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January 25, 1939 - Image 2

Resource type:
Text
Publication:
The Michigan Daily, 1939-01-25

Disclaimer: Computer generated plain text may have errors. Read more about this.

TH E MICHIGAN DA ILY "WEDNEDAY ^JAN.

Gov. Fitzgerald
Finishes Draft
for tabor Bill
Measure To Be Presented
To Legislature Today;
Sets UpLabor Board
LANSING, Jan. 24-(P)-Governor
Fitzgerald completed the draft of a
labor relations bill today for intro-
duction in the Legislature, but de-
clined to disclose its contents until
he has presented it to the labor com-
mittees of the House and Senate to-
morrow morning.
He disclosed only that it had been
changed in some respects from the
original draft described in his mes-
sage to the Legislature, followlig
conferences with spokesmen for labor
unions and employers' groups. /
The measure would create a labor
relations board -to arbitrate labor
disputes, and attempt to avert strikes.
The board would function in such in-
stances as the threatened state-wide
strike of truck drivers, and internal
controversies such as that now cur-
rent in the United Automobile Work-
ers Union, in which a rival group has
clashed with the policies of Homer
Martin, President,.,
The bill was expected to carry pen-
alty provisions up to $500 fine and a
year's imprisonment for violations,
such as refusal by an employer to
bargain collectively or attempts by
an employer to break by force a strike
that had been called in a legal man-
ner. The measure would forbid sit-
down strikes and strikes not called
in a legal manner.
Republican members of the House
and Senate, who hold a clear voting
majority, promised the Governor at
a caucus today that they would speed
the measure to enactment.
Cramming Authority,
Admires Early Bird
Students who bemoan the prospect
of cramming mtost of their study for
final examinations into the wee hours
of the morning might do well to take
a hint given recently by Rev. D. Wil-
cock of Wellington, South Africa, who
has obtained his M.A. degree in phi-
losophy at -the. age of 77-.
Reverend Wilcock advises students
to cram "between 4 and 7 o'clock in
the morning, taking a cup of coffee
every three-quarters of an hour." He
also claims that a man is never too
old tostudy.
He began the study of philosophy
when he was 40 years old, and two
years later passed his B.A. examina-
tions.

Foreign Students
Will le' Afforded
Classes In peec'

!Road Experts
To Meet Here

DAILY OFFiCIAL BULLETIN
Publication in the Bulletin is constructive notice to all members of the University..
Copy received at the office of the Assistant to the President until 3:30 P.M.;
11:00 A.M. on Saturday.

in blood chemistry will be given in
the second semester on either Mon-
day, Tuesday or Wednesday morn-
ing. students who wish to tak'e this
course should obtain permission, be-
fore the end of this semester, from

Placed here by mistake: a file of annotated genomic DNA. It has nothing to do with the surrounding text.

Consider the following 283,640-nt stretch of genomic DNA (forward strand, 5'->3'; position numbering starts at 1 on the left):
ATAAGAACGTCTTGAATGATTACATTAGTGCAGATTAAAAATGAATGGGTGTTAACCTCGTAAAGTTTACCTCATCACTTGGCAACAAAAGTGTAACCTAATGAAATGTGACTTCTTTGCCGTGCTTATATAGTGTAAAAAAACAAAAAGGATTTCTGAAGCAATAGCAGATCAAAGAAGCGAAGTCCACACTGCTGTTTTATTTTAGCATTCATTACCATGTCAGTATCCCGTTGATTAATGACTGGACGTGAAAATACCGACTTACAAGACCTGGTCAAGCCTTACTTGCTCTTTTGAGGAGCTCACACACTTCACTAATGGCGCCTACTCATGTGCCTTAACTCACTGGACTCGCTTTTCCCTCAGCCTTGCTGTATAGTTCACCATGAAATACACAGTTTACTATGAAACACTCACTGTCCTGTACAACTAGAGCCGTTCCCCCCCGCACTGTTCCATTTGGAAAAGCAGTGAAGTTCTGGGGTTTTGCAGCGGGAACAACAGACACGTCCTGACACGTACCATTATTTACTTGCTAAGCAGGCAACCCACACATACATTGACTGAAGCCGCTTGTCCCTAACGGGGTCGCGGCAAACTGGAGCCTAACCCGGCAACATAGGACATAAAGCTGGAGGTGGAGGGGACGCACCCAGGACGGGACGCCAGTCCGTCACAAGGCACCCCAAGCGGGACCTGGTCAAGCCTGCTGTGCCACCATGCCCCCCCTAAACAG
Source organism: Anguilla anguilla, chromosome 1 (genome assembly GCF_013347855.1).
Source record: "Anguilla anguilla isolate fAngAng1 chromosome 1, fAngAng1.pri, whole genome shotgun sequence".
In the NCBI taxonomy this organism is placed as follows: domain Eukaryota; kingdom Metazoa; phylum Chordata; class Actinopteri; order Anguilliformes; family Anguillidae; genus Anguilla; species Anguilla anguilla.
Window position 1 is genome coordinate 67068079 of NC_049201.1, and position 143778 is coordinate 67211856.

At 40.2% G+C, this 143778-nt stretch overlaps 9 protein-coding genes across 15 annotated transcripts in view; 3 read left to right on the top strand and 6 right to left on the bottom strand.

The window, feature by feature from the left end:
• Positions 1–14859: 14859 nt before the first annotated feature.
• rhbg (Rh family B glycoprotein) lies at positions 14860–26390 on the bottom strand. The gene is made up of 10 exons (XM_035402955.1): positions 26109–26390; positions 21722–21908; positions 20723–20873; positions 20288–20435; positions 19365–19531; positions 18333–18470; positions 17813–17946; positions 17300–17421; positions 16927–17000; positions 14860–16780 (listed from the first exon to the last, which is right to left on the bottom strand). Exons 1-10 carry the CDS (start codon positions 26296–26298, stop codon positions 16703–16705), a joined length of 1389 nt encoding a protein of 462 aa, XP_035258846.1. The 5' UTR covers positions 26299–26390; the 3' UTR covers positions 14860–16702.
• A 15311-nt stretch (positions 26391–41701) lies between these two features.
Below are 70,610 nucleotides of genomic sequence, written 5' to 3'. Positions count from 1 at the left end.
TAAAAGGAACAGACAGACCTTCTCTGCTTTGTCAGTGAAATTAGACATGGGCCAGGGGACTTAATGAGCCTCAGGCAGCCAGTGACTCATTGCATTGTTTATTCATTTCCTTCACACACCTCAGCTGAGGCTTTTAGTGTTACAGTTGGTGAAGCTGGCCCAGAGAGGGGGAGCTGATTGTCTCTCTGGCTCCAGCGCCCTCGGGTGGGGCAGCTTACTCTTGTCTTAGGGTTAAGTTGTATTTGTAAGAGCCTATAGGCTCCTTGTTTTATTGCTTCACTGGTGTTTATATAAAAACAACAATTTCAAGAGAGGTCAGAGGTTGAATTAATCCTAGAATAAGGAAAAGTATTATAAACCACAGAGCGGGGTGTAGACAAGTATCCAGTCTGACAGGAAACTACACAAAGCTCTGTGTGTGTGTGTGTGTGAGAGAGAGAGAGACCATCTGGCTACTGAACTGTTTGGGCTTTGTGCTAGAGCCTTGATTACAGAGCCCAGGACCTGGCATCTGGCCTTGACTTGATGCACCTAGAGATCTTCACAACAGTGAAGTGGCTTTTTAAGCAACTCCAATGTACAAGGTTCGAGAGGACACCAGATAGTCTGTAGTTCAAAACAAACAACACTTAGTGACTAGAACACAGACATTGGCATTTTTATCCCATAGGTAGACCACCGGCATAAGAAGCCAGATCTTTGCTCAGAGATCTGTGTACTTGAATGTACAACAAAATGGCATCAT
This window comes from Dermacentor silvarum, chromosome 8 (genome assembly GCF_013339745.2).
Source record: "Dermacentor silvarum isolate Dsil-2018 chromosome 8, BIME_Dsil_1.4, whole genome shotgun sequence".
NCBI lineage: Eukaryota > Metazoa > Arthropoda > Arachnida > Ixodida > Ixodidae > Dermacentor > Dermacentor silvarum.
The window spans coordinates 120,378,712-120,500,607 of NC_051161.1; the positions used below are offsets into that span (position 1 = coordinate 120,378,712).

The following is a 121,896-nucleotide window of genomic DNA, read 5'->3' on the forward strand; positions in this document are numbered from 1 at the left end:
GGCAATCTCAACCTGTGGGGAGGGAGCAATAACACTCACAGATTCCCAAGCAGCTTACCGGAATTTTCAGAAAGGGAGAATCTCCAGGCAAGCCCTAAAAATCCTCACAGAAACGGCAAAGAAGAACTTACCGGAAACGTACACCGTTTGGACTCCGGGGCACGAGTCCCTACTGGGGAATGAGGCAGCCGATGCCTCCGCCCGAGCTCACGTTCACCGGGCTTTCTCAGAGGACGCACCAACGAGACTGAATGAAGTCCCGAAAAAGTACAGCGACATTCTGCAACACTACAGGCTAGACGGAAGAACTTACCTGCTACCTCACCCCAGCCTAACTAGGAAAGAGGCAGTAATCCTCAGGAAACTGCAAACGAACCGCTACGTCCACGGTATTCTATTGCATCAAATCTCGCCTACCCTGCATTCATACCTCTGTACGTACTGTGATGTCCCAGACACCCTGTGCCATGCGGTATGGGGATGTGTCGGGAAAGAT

either Dr. H. C. Eckstein, Room 320
West Medical Building or Dr. H. B.
Lewis, Room 317 West Medical Bldg.
~~-~~-

To help foreign students acquire
the American -manner of expression,
classes in speech are being conducted,
each Tuesday and Thursday evenings
at the International Center by Miss
L. Adeline Pierce, Grad., and Mr.
Arthur Secord of the speech depart-
ment.
The exercises used for the develop-
ment of the processes characteristic
of American speech are based upon
the :theory that the fundamental
auditory differnees in the various
languages are the melody and rhythm
as expressed in the accent and in the
articulation of vowels and conson-
ants.
One -of the characteristics of
foreign speech noted by Miss Pierce
are that the Chinese students in their
own language actually change the
meaning of a word by change in pitch
rather than changing the emotional
content as in English.
Miss Pierce also noticed that the
Chinese do not have an "R" in their
speech structure, and substitute the
"L". The sound discrimination be-
tween the long "I" and short "I",
has not been made in their language,
Miss Pierce said. The Chinese would
use "deed" instead of "did." The lat-
ter change is also characteristic of
.Spanish and Italian students in the

Conference To Disc
Highway Finance

cSS

More than 600 state, county and city!
highway engineers and road commis-
sioners, representatives of contract-
ing and material suppl,; companies
will assemble for a throe-day meet-
ing beginning Feb. 15 at the Union
in the 25th annual State Highway
Conference, which is sponsored joint-'
ly by the College of Engineering, the
State Highway Department and The
Michigan Association of Road Com-
missioners and Engineers.
The problems of financing new'
highway construction will be stressed
throughout the meetings, with ad-
dresses by R. H. Harrison, Assistant
District Engineer of the U. S. Bureau
of Public Roads, Leon Belknap, Oak-
land County Engineer, and G. Donald,
Kennedy, Deputy Commissioner of
the State Highway Department, on
the subject.
Ernest L. Foss, Director of Previews
of Progress of General Motors, will
talk on "Modern Synthetics as Ap-
plied to the World of Tomorrow,"
at the dinner meeting Thursday
which will be led by Carl T. Bowen,
president of the State Association of
Road Commissioners and Engineers.

I --

I Forestry 194. This course "The
WEDNESDAY, JAN. 25,1939 American Merchant Marine. Mini-!Conservation of National Resources
VOL. XLIX. No. 89, mum pay: $50 per month plus main- will be offered by the School of For-